Conservation Biology , Volume 27 (4) – Apr 10, 2013

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0888-8892
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1523-1739
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10.1111/cobi.12050
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Abstract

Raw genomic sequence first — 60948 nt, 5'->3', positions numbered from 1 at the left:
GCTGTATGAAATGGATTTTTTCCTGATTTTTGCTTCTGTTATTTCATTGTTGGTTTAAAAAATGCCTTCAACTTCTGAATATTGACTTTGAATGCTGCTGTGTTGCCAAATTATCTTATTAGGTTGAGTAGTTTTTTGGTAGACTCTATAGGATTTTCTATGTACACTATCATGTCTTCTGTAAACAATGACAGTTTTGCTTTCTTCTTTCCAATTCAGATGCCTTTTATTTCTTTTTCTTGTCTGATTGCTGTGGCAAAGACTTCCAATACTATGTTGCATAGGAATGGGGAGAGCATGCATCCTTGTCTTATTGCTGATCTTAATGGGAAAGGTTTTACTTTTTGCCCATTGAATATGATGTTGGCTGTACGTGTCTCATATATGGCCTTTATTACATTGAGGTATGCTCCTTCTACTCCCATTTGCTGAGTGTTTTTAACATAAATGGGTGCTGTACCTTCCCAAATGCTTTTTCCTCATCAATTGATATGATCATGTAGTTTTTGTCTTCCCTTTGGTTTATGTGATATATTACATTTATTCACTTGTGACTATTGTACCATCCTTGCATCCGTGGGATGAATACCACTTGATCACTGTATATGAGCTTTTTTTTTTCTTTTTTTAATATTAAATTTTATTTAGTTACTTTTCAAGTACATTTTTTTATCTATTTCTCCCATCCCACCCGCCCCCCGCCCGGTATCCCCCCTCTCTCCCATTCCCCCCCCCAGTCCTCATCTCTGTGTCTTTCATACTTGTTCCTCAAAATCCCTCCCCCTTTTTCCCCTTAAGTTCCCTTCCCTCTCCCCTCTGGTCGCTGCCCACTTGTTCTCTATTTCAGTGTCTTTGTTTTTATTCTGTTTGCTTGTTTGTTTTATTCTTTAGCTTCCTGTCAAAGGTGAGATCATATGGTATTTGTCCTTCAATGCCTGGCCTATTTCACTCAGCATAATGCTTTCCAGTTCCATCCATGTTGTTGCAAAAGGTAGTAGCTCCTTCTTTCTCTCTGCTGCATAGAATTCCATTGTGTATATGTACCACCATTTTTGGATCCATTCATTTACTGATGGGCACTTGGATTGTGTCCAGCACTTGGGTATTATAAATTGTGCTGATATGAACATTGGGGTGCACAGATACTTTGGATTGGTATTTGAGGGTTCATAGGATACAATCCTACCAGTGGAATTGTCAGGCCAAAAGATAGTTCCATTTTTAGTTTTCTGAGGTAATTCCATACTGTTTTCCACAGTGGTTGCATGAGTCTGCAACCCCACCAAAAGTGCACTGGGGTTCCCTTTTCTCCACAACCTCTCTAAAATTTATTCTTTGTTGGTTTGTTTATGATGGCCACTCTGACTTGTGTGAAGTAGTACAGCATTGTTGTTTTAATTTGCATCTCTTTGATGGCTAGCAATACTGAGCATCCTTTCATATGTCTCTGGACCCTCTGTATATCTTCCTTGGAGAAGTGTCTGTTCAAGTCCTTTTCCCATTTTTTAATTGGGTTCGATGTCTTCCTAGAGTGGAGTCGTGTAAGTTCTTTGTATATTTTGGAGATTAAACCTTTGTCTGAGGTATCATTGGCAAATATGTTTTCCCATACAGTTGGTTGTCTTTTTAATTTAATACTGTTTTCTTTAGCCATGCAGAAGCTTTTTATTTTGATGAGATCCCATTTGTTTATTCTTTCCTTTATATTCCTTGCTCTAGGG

Essay Achieving Conservation Science that Bridges the Knowledge–Action Boundary ∗ ∗ CARLY N. COOK, † MICHAEL B. MASCIA,‡ MARK W. SCHWARTZ,§ HUGH P. POSSINGHAM, AND RICHARD A. FULLER School of Biological Sciences, University of Queensland, Brisbane, Queensland 4072, Australia †School of Botany, University of Melbourne, Parkville, VIC 3010, Australia ‡World Wildlife Fund, 1250 24th Street NW, Washington, DC 20037, U.S.A. §Department of Environmental Science & Policy, 1 Shields Avenue, University of California, Davis, CA 95616, U.S.A. Abstract: There are many barriers to using science to inform conservation policy and practice. Conservation scientists wishing to produce management-relevant science must balance this goal with the imperative of demonstrating novelty and rigor in their science. Decision makers seeking to make evidence-based decisions must balance a desire for knowledge with the need to act despite uncertainty. Generating science that will effectively inform management decisions requires that the production of information (the components of knowledge) be salient (relevant and timely), credible (authoritative, believable, and trusted), and legitimate (developed via a process that considers the values and perspectives of all relevant actors) in the eyes of both researchers and decision makers. We perceive 3 key challenges for those hoping to generate conservation science that achieves all 3 of these information characteristics. First, scientific and management audiences can have contrasting perceptions about the salience of research. Second, the pursuit of scientific credibility can come at the cost of salience and legitimacy in the eyes of decision makers, and, third, different actors can have conflicting views about what constitutes legitimate information. We highlight 4 institutional frameworks that can facilitate science that will inform management: boundary organizations (environmental organiza- tions that span the boundary between science and management), research scientists embedded in resource management agencies, formal links between decision makers and scientists at research-focused institutions, and training programs for conservation professionals. Although these are not the only approaches to gener- ating boundary-spanning science, nor are they mutually exclusive, they provide mechanisms for promoting communication, translation, and mediation across the knowledge–action boundary. We believe that despite the challenges, conservation science should strive to be a boundary science, which both advances scientific understanding and contributes to decision making. Keywords: boundary organizations, boundary science, decision making, environmental management, imple- mentation gap, scientific uncertainty Logrando que la Ciencia de la Conservacion ´ Trasponga la Frontera Conocimiento-Accion ´ Resumen: Hay muchas barreras para utilizar ciencia para informar a la pol´ıtica y practica ´ de la con- servacion. ´ Los cient´ıficos de la conservacion ´ que desean producir ciencia relevante para el manejo deben equilibrar esta meta con el imperativo de demostrar novedad y rigor en su ciencia. Los tomadores de decisiones que buscan que sus decisiones se basen en evidencias deben equilibrar el deseo de conocimientos con la necesidad de actuar a pesar de la incertidumbre. La generacion ´ de ciencia que informe efectivamente a las decisiones de manejo requiere que la produccion ´ de informacion ´ (los componentes del conocimiento) sea sobresaliente (relevante y oportuna), cre´ıble (autoritativa, veros´ımil y confiable) y leg´ıtima (desarrollada mediante un proceso que considera los valores y perspectivas de todos los actores relevantes) a la vista tanto de investigadores como de tomadores de decisiones. Percibimos tres retos clave para quienes desean generar Paper submitted April 9, 2012; revised manuscript accepted January 8, 2013. Conservation Biology, Volume 27, No. 4, 669–678 2013 Society for Conservation Biology DOI: 10.1111/cobi.12050 670 Achieving Effective Conservation Science ciencia de la conservacion ´ que logre estas tres caracter´ısticas de la informacion. ´ Primero, las audiencias cient´ıficas y de manejo pueden tener percepciones contrastantes sobre la relevancia de la investigacion. ´ Segundo, la credibilidad se puede lograr a costa de la relevancia y legitimidad a la vista de los tomadores de decisiones y tercero, los diferentes actores pueden tener percepciones conflictivas sobre los que constituye informacion ´ leg´ıtima. Resaltamos cuatro marcos institucionales que pueden facilitar que la ciencia informe al manejo: organizaciones de frontera (organizaciones ambientales que trasponen la frontera entre la ciencia y el manejo), investigadores cientıficos insertados en agencias de manejo de recursos, vınculos formales ´ ´ entre tomadores de decisiones y cientıficos en instituciones enfocadas a la investigacion, y programas de ´ ´ capacitacion para profesionales de la conservacion. Aunque estos no son los unicos metodos para generar ´ ´ ´ ´ ciencia que traspone fronteras, ni son mutuamente excluyentes, proporcionan mecanismos que promueven la comunicacion, ´ traslacion ´ y mediacion ´ para trasponer la frontera conocimiento-accion. ´ Consideramos que no obstante los retos, la ciencia de la conservacion ´ deber´ıa pugnar por ser una ciencia de frontera, que incrementa el entendimiento cient´ıfico y contribuye a la toma de decisiones. Palabras Clave: ciencia de frontera, incertidumbre cient´ıfica, manejo ambiental, organizaciones de frontera, toma de decisiones, vac´ıo de implementacion ´ Introduction plinary research necessary to develop realistic solutions to many problems (Ludwig et al. 2001; Knight et al. 2008). Underpinning conservation policy (regulatory decisions) Decision makers responsible for conservation policy and practice (on-the-ground decisions) with rigorous sci- and practice must balance a desire for knowledge (infor- mation that has been interpreted for their context) with entific evidence can be vital for efficiently solving envi- the need to act despite uncertainty (Soule ´ 1985). Imped- ronmental problems (Pullin & Knight 2001; Sutherland iments to the use of science cited by decision makers in- et al. 2004). However, producing science that informs clude a lack of financial resources and operational capac- policy and practice is an enduring challenge (Linklater ity to implement findings (Young & Van Aarde 2011); lack 2003; McNie 2007; Knight et al. 2008). The term bound- of alignment between the scientific research conducted ary organization is used to refer to an environmental or- and the information needed (Fazey et al. 2005; Young ganization that spans the boundary between science and & Van Aarde 2011); difficulty accessing and interpreting practice (Guston 2001). Following this definition, we use relevant scientific information (Pullin & Knight 2005; Ar- the term boundary science to describe research that both lettaz et al. 2010); a perception that scientists are driven advances scientific understanding and contributes to de- by personal agenda and that there is lack of consensus cision making. This knowledge transfer is bilateral, such that biophysical and social science inform management among scientists on the best course of action (Young actions (i.e., evidence-based policy) and management & Van Aarde 2011); organizational cultures that often needs inform scientific research (i.e., policy-relevant sci- do not promote the use of science when implement- ence). Ideally, conservation science should be a boundary ing management strategies (Young & Van Aarde 2011); science, and henceforth we refer to conservation science and bureaucratic restrictions within agencies. In some in this ideal form that crosses the boundaries between cases, it may be more appropriate for decision makers scholarship and application. not to incorporate science when innovative approaches There are obstacles to bridging the knowledge–action to solving environmental problems are impractical to im- boundary. Conservation scientists must balance provi- plement, too costly, or their outcomes are not sufficiently sion of management-relevant science with the imperative predictable (Pannell et al. 2006). of demonstrating novelty and rigor in their science (Meffe The pervasive challenge of developing science that et al. 2006) and are asked to provide science that informs contributes to both scientific understanding and pol- icy decisions has led to several disciplines coining sim- the development of solutions to inherently complex envi- ilar terms. For example, use-inspired science is used in ronmental problems (Miller 1993). Impediments to gen- medical sciences to describe science that contributes to erating boundary-spanning conservation science include scientific understanding and clinical practice (Chismar a reward structure in science that promotes publication et al. 2011), and translational science is used to describe and grant income rather than engaging with conservation the process of moving scientific discovery to practice. practitioners (Gibbons et al. 2008; Arlettaz et al. 2010), More recently, environmental scientists have adopted journal publication time frames that can be incompat- the term actionable science, which applies to genera- ible with solving urgent conservation problems (Meffe tion of management strategies for environmental prob- 2001), funding constraints preventing questions being ad- lems (Palmer 2012). Spanning the physical and social sci- dressed at ecologically relevant temporal or spatial scales (Kettenring & Reinhardt Adams 2011), and disincentives ences literatures, Gibbons et al. (1994) describe “mode 2” within research institutions to conducting the multidisci- knowledge production, which is an interactive process Conservation Biology Volume 27, No. 4, 2013 Cook et al. 671 used to conduct scientific research in the context of its klater 2003). This tension has led to a well-documented application. Conservation science that crosses the bound- mismatch between the types of research appearing in the ary from scholarship to action can benefit from the ideas conservation-science literature and that most relevant to generated in other disciplines. policy and management (e.g., Whitten et al. 2001; Fazey Within the sustainable-development literature, Cash et al. 2005; Knight et al. 2008). Managers report that a lack et al. (2003) provide a compelling concept for under- of research relevant to their needs is a major impediment standing why some science is translated into action to the use of science to inform decisions and that ir- whereas other science is not. They propose that for relevant or unrealistic recommendations can undermine research to cross the knowledge boundary it must be the credibility of scientists (Young & Van Aarde 2011). salient (relevant to decision-making bodies and provided Salience also involves information being provided in a when it is needed), credible (authoritative, believable, timely fashion when it is needed for a decision (Cash and trusted) and legitimate (developed via a process that et al. 2003). However, the urgent and dynamic nature considers the values and perspectives of all actors) to of many conservation problems means that research can both scientists and decision makers (Cash et al. 2003). be perpetually out of sync with management (Linklater Without all 3 elements, research is likely to be ignored 2003). This issue is exacerbated by the long time frames by decision makers. However, not only the nature of the often required to publish research (Meffe 2001). science, but also the perspective from which the science is conducted can affect its relevance for management. Scientific Credibility Versus Salience and Legitimacy We examined the roles of salience, credibility, and le- gitimacy in generating science that both advances knowl- Scientific credibility is important in management-relevant edge and informs policy and practice. Although there science, but the pursuit of credibility can compromise is an emerging literature on the need for conservation the salience and legitimacy of information in the eyes of science to bridge barriers (e.g., Arlettaz et al. 2010), decision makers. The traditional scientific model seeks there has been little consideration of the partnerships, credibility through objectivity, hypothesis testing, repli- institutions, and processes that foster such progress. cation, and repetition (Nowotny et al. 2001). Rigorous scientific methods include the use of experimental con- trols to establish causation and high levels of replication Impediments to Achieving Effective at multiple spatial and temporal scales, all of which can Conservation Science be difficult to achieve in conservation research (Ferraro & Pattanayak 2006). Methods such as before-after-control- We perceive at least 3 key challenges for those hoping to impact (BACI) designs (Bried & Ervin 2011) and cred- achieve boundary-spanning conservation science. First, ible landscape-level approaches that address conserva- scientific and management audiences can have contrast- tion problems (e.g., Thompson et al. 2009) can assist ing perceptions about the salience of research. Second, in some cases. However, a tendency to simplify research the pursuit of scientific credibility can come at the cost of questions to suit rigorous scientific methods can compro- salience and legitimacy of science in the eyes of decision mise the salience of those questions for decision makers, makers, and third, different actors can have conflicting who must confront the real complexity of environmen- views about what constitutes legitimate information. tal problems. Conversely, credible research can lead to highly technical outputs that practitioners find unintelli- gible (Pullin & Knight 2005), which further impedes the Salience for Scientists Versus Managers application of research findings even if they are salient. There is a substantial role for science driven solely by the Achieving credibility by reducing the uncertainty as- desire for discovery. Curiosity-driven science provides vi- sociated with the outcomes of a conservation action tal building blocks for the application of science and can has many advantages, such as simplifying decisions have unexpected practical relevance (Sutherland et al. and increasing the probability of achieving the stated 2011). Yet addressing fundamental and novel questions goal (Sutherland et al. 2004). However, legitimate ap- is not always compatible with resolving well-established proaches must account for restrictions to implementa- conservation problems. What is interesting is not always tion. If achieving high levels of certainty requires long lag important, and what is important is not always interest- times, then the salience of the science for decision makers ing. Boundary scientists seek relevance on both sides of is reduced. Likewise, management approaches that are the knowledge–action boundary, a goal that conservation too costly to implement lack legitimacy for decision mak- science should strive for (Meffe et al. 2006). To attract ers. Replication and repetition may incrementally reduce funding and facilitate publication in reputable journals, scientific uncertainty, although background environmen- research questions must be novel, but if the research is tal variation can make detection of clear environmental not relevant to the current problems faced by decision trends elusive despite decades of data collection (Magur- makers it will not influence conservation practice (Lin- ran et al. 2010). Managers do not always require high Conservation Biology Volume 27, No. 4, 2013 672 Achieving Effective Conservation Science levels of confidence to act because delaying action until they are certain they need to act can lead to more expen- sive management actions (Maguire 1991; Field et al. 2004) or even undesirable outcomes (e.g., the extinction of the Hawaiian Po’ouli [Melamprosops phaeosoma] [Black & Groombridge 2010]). Likewise, data collection that di- verts funds from on-the-ground management may not always be a good use of resources (Grantham et al. 2009; McDonald-Madden et al. 2010). Therefore, the time and resources required to achieve high levels of certainty can lead to unrealistic recommendations that are not viewed as legitimate by decision makers (Young & Van Aarde 2011), despite their scientific credibility. The focus on reducing uncertainty can distract from the fact that the acquisition of new knowledge may not materially change what is considered the best course of action. Conservation professionals rarely calculate the value of new information to management, and more re- Figure 1. A general relation between monetary search may not always lead to more effective decisions investment in a conservation intervention and the (Runge et al. 2011b). The application of existing knowl- desired conservation benefit, which masks substantial edge can allow the likely outcomes of management to heterogeneity in the outcomes at different sites (circled be predicted with reasonable certainty without expen- points indicate the degree to which different outcomes sive data collection. For example, Bayesian methods can can be generated despite the same level of investment quickly reduce uncertainty by combining expert opinion in an intervention). with data (Smith et al. 2007) and have provided timely scientific advice for management decisions (e.g., Punt & bate about the meaning of research outcomes. Although Hilborn 1997; Smith et al. 2007). Expert elicitation can debate is fundamental to science, a lack of consensus also be used to evaluate competing models for how to among scientists can lead to confusion among those out- conduct management. By calculating the expected value side the debate and mistrust of researchers among deci- of new information, managers can identify when infor- sion makers. These outcomes compromise the perceived mation will be valuable enough to decision makers to credibility of the research findings and the legitimacy of warrant additional data collection (Runge et al. 2011b). the process of scientific inquiry (Cash et al. 2003; Young Attempting to develop a single model that predicts & Van Aarde 2011). When action is politically sensitive, management outcomes in all contexts (environmental, such as removing animals from the wild for a captive- social, and political factors relevant to a management de- breeding program (Clark et al. 1994), decision makers cision) can increase scientific credibility (Pullin & Stewart can become paralyzed by uncertainty in research findings 2006). Unfortunately, such generalizations are rarely ad- and delay necessary action (Ludwig et al. 1993). equate (Weiner 1995) because they mask much of the variation in the underlying data that arise from differ- Views of Legitimate Information ences among taxonomic groups, geographic locations, and temporal fluctuations (e.g., Bayard & Elphick 2010). Achieving legitimacy for different audiences requires that When there is heterogeneity in the outcomes of a manage- the values and perspectives of multiple stakeholders and ment intervention, an individual conservation manager scientific disciplines are represented when developing may gain little from a general model (Fig. 1). Instead, and implementing research (Cash et al. 2003). However, theory can provide useful heuristics for decisions, such actors on different sides of the knowledge–action bound- as using existing knowledge about life-history strategies ary, and across different scientific disciplines, can have to manage habitat patches for the conservation of birds different perspectives on what constitutes a legitimate (Shanahan & Possingham 2009). Although using exist- process to produce credible research findings. These ing knowledge to develop heuristics requires accepting views can be deeply held and not easily reconciled (Klein- lower scientific certainty than if specific data were col- ing & Witt 2001). Research findings derived from the lected on individual species or habitats, and accepting use of qualitative research methods, which are often the that in some cases the wrong decision may be made, it most rigorous way to study social aspects of conservation provides managers with a rational basis on which to act (e.g., local ecological knowledge and social effects of immediately. conservation interventions), can have low credibility An impediment to the production of credible informa- among quantitative researchers but high legitimacy for tion is that scientific enquiry is a process that fosters de- decision makers. Differing perspectives on legitimate Conservation Biology Volume 27, No. 4, 2013 Cook et al. 673 information can impede efforts to include the perspec- ple, the Ecosystem-Based Management Tools Network tives and knowledge of some stakeholders in solutions (www.ebmtools.org), which provides a wide range of to conservation problems and to develop the multidisci- training and outreach activities to connect practitioners plinary research necessary to provide realistic manage- with tools that incorporate natural and social science into ment approaches (Cash et al. 2003). It is vital to include decision making. Nongovernmental organizations that fa- the perspectives and knowledge of stakeholders, espe- cilitate working groups of scientists, decision makers, cially decision makers, to ensure that social and ecolog- and other stakeholder groups to develop management ical research is salient to the management context and strategies that can be applied across landscapes could legitimate in the eyes of these stakeholders. also be considered boundary organizations. Establishing separate organizations devoted to promot- ing the development and use of conservation science is Bridging the Knowledge–Action Boundary an advantage because these organizations can operate on both sides of the boundary while maintaining their cred- Successful balancing of salience, credibility, and legiti- ibility and independence. This independence can bring macy benefits from processes such as joint fact-finding together groups that may have had poor relationships (Karl et al. 2007), which exist to engage stakeholders in the past and can enable boundary organizations to in the process of knowledge production. Approaches attract funding from a wide range of sources (Guston to generating boundary science include mechanisms to 2001). However, boundary organizations tend to work ensure a collaborative process that represents all best when focused on specific issues in specific places stakeholders, facilitates communication across the (Osmond et al. 2010). The number of conservation prob- knowledge–action boundary throughout the research lems and the cost of administering boundary organiza- process, translates jargon, and includes mediation be- tions mean that specialized or local organizations will not tween knowledge producers and users (Cash et al. 2003; always be feasible, especially in developing countries. McNie 2007). Production of effective conservation sci- ence can be achieved in a variety of ways, provided there are mechanisms to facilitate communication, translation, Research Scientists in Resource Management Agencies and mediation across the boundary. There are multiple benefits to creating permanent po- Institutions and processes that span boundaries are sitions that embed research scientists within organiza- ideally suited to address conservation problems because tions dominated by decision makers (Jenkins et al. 2012) of the complexity of environmental problems, the need (Tables 2 & 3). Resource management agencies (gov- for solutions relevant to multiple stakeholders, con- ernment and nongovernmental) can ensure that high- texts, and scientific disciplines, and the diverse users priority knowledge gaps are filled by these researchers, of science that is relevant to both policy and practice. who could provide data about effective interventions and We highlight 4 institutional frameworks that facilitate advice relevant to the management context (Young & the science that informs environmental management Van Aarde 2011). Due to their exposure to the man- (Tables 2 & 3): boundary organizations (defined below), agement of conservation problems, embedded scientists research scientists embedded in resource management also have the potential to identify and study conservation agencies, formal links between research-focused institu- problems that have not received scientific attention (e.g., tions and resource management agencies, and training protected area downgrading, downsizing and degazett- programs for conservation professionals. We also discuss ment [Mascia & Pailler 2011]). Furthermore, scientists how these different approaches to facilitating conser- can provide in-house expertise for the design and im- vation science can be mixed to harness their different plementation of research and monitoring programs and strengths under different circumstances. analysis of data collected by agency staff to ensure deci- sion makers can make informed decisions about compro- Boundary Organizations mises between certainty and urgency. Allowing managers The role of facilitating communication between scien- to work directly with scientists offers greater potential tists and decision makers can be assumed by dedicated to apply adaptive-management approaches (e.g., Glen boundary organizations that operate in both scientific and Canyon Dam Adaptive Management Program [Susskind practical spheres but retain distinct lines of accountability et al. 2012]) that gather salient, credible, and legitimate to both groups (Guston 2001). Boundary organizations information from management activities and use that in- have been used to address complex environmental prob- formation to guide future decisions. lems (Cash et al. 2003) and the interdisciplinary nature An additional benefit of embedding researchers in re- of issues such as adapting to climate change (Brooke source management agencies is that a close working rela- 2008). There are many boundary organizations that work tionship between on-the-ground managers and scientists at the nexus of science, policy, and practice and facil- can help overcome the resistance managers sometimes itate communication among them (Table 1), for exam- have to using scientific information (Young & Van Aarde Conservation Biology Volume 27, No. 4, 2013 674 Achieving Effective Conservation Science Table 1. Examples of institutional frameworks that facilitate science that crosses the knowledge to action boundary. Scientists embedded in resource management Formal links between Training conservation Boundary organizations agencies research and practice professionals Fiji Locally Managed Marine World Wildlife Fund Sulu-Sulawesi Seascape University of Exeter Master of Area Network Conservation Science Program (Philippines) is a collaboration Science–Conservation and facilitates a partnership (International) between nongovernmental Biodiversity program is designed between government conducts multidisciplinary resource management agencies with external resource authorities, research to inform and local research-focused management agencies to nongovernmental on-the-ground programs and institutions to deliver provide research and practical organizations, community communicates findings to conservation science to inform skills, with opportunities for leaders, research-focused other conservation local government planning further training with resource institutions, and organizations, government management agencies private-sector organizations agencies and academics to protect marine resources Healthy Reefs for Healthy U.S. Department of Agriculture Australian Research Council Environmental Leadership People (Central America) Forest Service Research Stations Linkage Grants Program Fellowships facilitates partnerships conduct long-term, often provides competitive (International) provide training between research-focused spatially extensive research research funding for projects opportunities for midcareer institutions, government, to improve understanding of developed as collaborations conservation professionals from and nongovernmental ecosystems and to provide between resource all sectors to increase their agencies, and the tools to transfer knowledge management agencies and capacity and develop networks community to improve reef into management research-focused institutions and leadership skills health in the Caribbean recommendations Center for International New South Wales Office of Grants from philanthropic Duke Environmental Leadership Forestry Research Environment and Heritage trusts for conservation Master of Environmental (International) (Australia) Science Division research, such as the David Management program provides conducts and communicates conducts research at local and Lucile Packard Foundation, midcareer conservation multidisciplinary research to and landscape levels and Gordon and Betty Moore professionals with manage forest environments provides advice to Foundation, Walton interdisciplinary scientific and alleviate poverty on-the-ground managers Foundation training in strategic environmental-management, communication, and leadership skills Resources for the Future Royal Society for the Protection World Wildlife Fund’s Fuller Leopold Leadership Program (International) of Birds (United Kingdom and Science for Nature Fund advances environmental conducts and communicates international) provides funding for decision making by providing the results of independent, conducts research and conservation research and tenure-track scientists with multidisciplinary research to monitors threatened birds hosts an annual science leadership and inform environmental policy within reserves in the United symposium for decision communications skills Kingdom and internationally, makers which informs policy and management 2011). When managers can advise scientists about re- questioned by the wider scientific community. Likewise, search priorities and the real-world constraints on man- achieving salience and legitimacy for policy and practice agement, research is more likely to result in salient and may lead to compromises in scientific rigor that challenge legitimate solutions. Moreover, scientists within resource traditional notions of scientific credibility. For example, management agencies could filter, synthesize, and trans- decision makers may be willing to accept lower levels of late the peer-reviewed literature into management ap- confidence to reduce costs and facilitate timely informa- proaches. This would overcome the impediments of ac- tion for urgent action, or they may favor avoiding type cess and interpretation of literature that can prevent the II error (i.e., accepting a false null hypothesis [failing use of science in practice (Fazey et al. 2005; Pullin & to recognize a genuine problem]) rather than the tradi- Knight 2005; Arlettaz et al. 2010) and mimic the pref- tional emphasis on reducing type I error (i.e., rejecting erence of managers to seek advice from scientists they a true null hypothesis [false alarms]) (Shrader-Frechette consider credible (Seavy & Howell 2010). & McCoy 1992; Field et al. 2004). In these cases it may There are several challenges associated with em- be necessary for embedded scientists to assume the role bedding researchers in resource management agencies. of mediators across the boundary and communicate the These include the potential for scientists to become needs of decision makers to other scientists and provide isolated from and have the credibility of their research the information necessary for decision makers to seek Conservation Biology Volume 27, No. 4, 2013 Cook et al. 675 Table 2. The potential benefits and weaknesses of the different approaches to facilitating conservation science for decision makers. Models for facilitating conservation science Benefits to decision makers Weaknesses for decision makers Traditional academic model rigorous scientific information generated research may not be relevant or timely can identify emerging issues and provide unexpected benefits Boundary organizations increases management-relevant science, requires additional resources, and is not provides greater access to existing feasible for all conservation problems management-relevant research, and promotes bilateral, active knowledge transfer Scientists embedded in increases management-relevant science, requires additional resources, and may conservation agencies provides greater access to existing compromise the quality of research if management-relevant research, provides researchers become isolated from the opportunities to learn from management broader scientific community action (e.g., adaptive management), provides access to tools to aid decisions (e.g., decision theory), and promotes bilateral, active knowledge transfer provides access to expert advice Formal links between researchers increases management-relevant science, requires additional resources, and success and decision makers provides greater access to existing depends on the commitment of both management-relevant research, promotes scientists and decision makers bilateral, active knowledge transfer, and provides access to expert advice Training conservation improves scientific knowledge and skills, requires additional resources to train professionals provides more scientists with an existing staff, and benefits may take time understanding of management contexts, to become widespread and promotes bilateral, active knowledge transfer compromise between scientific credibility and realistic (Schwartz et al. 2008) and by participating in peer-review solutions. To ensure that researchers genuinely operate and editorial processes. Other measures to strengthen in both spheres, it is important that they engage with the the benefits from embedding scientists in resource wider scientific community, for example through profes- management agencies include full access to the primary sional bodies such as the Society for Conservation Biology literature and participation in the training of conservation Table 3. The potential benefits and weaknesses of the different approaches to facilitating conservation science for scientists. Models for facilitating conservation science Benefits to scientists Weaknesses for scientists Traditional academic model rigorous scientific information generated, research finding may not be implemented and fits within existing training and current reward structures Boundary organizations promotes bilateral, active knowledge requires additional resources, and is not transfer, identifies important research feasible for all conservation problems questions, and provides access to additional source of funding Scientists embedded in identifies important research questions, can lead to scientists becoming isolated conservation agencies increases likelihood that research from the academic community, may limit findings are implemented, and promotes access to the primary literature and bilateral, active knowledge transfer research students, and may compromise objectivity and independence Formal links between researchers identifies important research questions, requires time be spent on bureaucratic and decision makers increases likelihood that research processes, and success depends on the findings are implemented, provides commitment of both scientists and access to additional source of funding, decision makers and promotes bilateral, active knowledge transfer Training conservation provides a better understanding of requires some content from the traditional professionals management context, and promotes syllabus be sacrificed, and curriculum bilateral, active knowledge transfer development may divert time from research activities Conservation Biology Volume 27, No. 4, 2013 676 Achieving Effective Conservation Science professionals (e.g., graduate students who conduct re- managers throughout the project and to share research search through formal links with academic institutions). findings. Embedding scientists in resource management agen- cies has been a valuable practice for decades, and we Training Conservation Professionals are aware of a multitude of conservation organizations in which high-quality research is conducted and scientists The growth in formal training courses in conservation are respected globally (Table 1). However, many agencies (Noss 1997) provides an opportunity to train future gen- are downsizing their science divisions and outsourcing erations of conservation professionals to facilitate conser- research. Reversing this trend would require clear articu- vation science. The skills required of conservation practi- lation and illustration of the value of science in decision tioners differ from those required of conservation scien- making. In countries where internal conservation bud- tists, and existing academic training programs generally gets fall well short of what is needed for management fail to provide training in both skill sets (Muir & Schwartz and science, additional support may be necessary in the 2009). Training individuals who can effectively operate in form of funding or exchange programs aimed at building both spheres of the knowledge–action boundary, regard- scientific capacity. less of where they are employed, requires that students be provided with skills relevant to both scientists and decision makers so they can communicate, facilitate, and Links between Researchers and Decision Makers mediate across the knowledge–action boundary. Several Where it is currently impossible to embed scientists in re- organizations, not just academic institutions, offer such source management agencies (Jenkins et al. 2012), agen- programs (e.g., National Conservation Training Center cies can still benefit from closer links with scientists. Such [Runge et al. 2011a]) (Table 1), although it may be some links have been developed through formal arrangements time before these programs have widespread effects. between resource management agencies and scientists at Identifying skills required by conservation scientists research-focused institutions, whereby agencies supply and decision makers can help develop training programs priority research questions and a small financial incen- that teach a combination of these skills (Muir & Schwartz tive, such as a research stipend or contribution toward 2009). The balance between the knowledge required project costs. Ideally, these arrangements are actively by both groups of conservation professionals can be managed by individuals who assume the responsibility achieved by involving both scientists and decision makers for communication, translation, and mediation across the in training programs that teach students about tools that boundary. This approach benefits the agency because can assist decision makers to act under uncertainty (e.g., it provides expertise of scientists from a wide range of decision theory, which is used to identify the optimal disciplines and the enthusiasm and energy of staff or stu- decision given limited data or high uncertainty [Possing- dents. The research-focused institutions benefit from the ham 2001; Polasky et al. 2011] and adaptive management, additional source of research funds, and their staff or the systematic acquisition and application of information students are provided with an opportunity to conduct to improve management over time [Holling 1978]). Al- management-relevant research. though it is vital that the scientific training of conser- Many successful models exist for developing for- vation professionals not be compromised by sacrificing mal links between decision makers and conservation good experimental design and analysis, it is important scientists (Table 1). The Research Partners Program to ensure training programs also deliver skills, such as operated by an Australian management agency (Parks Vic- the ability to communicate science to decision makers, toria) maintains formal agreements with several research- and an understanding of how policy is generated and focused institutions whose scientists or graduate students implemented (Muir & Schwartz 2009). conduct management-relevant research in exchange for a financial contribution to this research. Likewise, the Combined Approaches to Achieving Effective U.S. Department of the Interior has cooperative research Conservation Science units located at land-grant universities. These units link research funds and stipends to management-relevant The 4 approaches for spanning the knowledge–action projects. Alternatively, employees of resource manage- boundary that we highlight can each be effective at fa- ment agencies can work within research-focused institu- cilitating effective conservation science but are by no tions to develop and facilitate conservation science. For means the only methods, nor are they mutually exclu- example, many nongovernmental organizations, such as sive. For example, using formal links such as internship Wildlife Conservation Society and The Nature Conser- programs to place researchers in resource management vancy, have funds for their staff to spend time within agencies for discrete periods of time does not incur a long- academic institutions. 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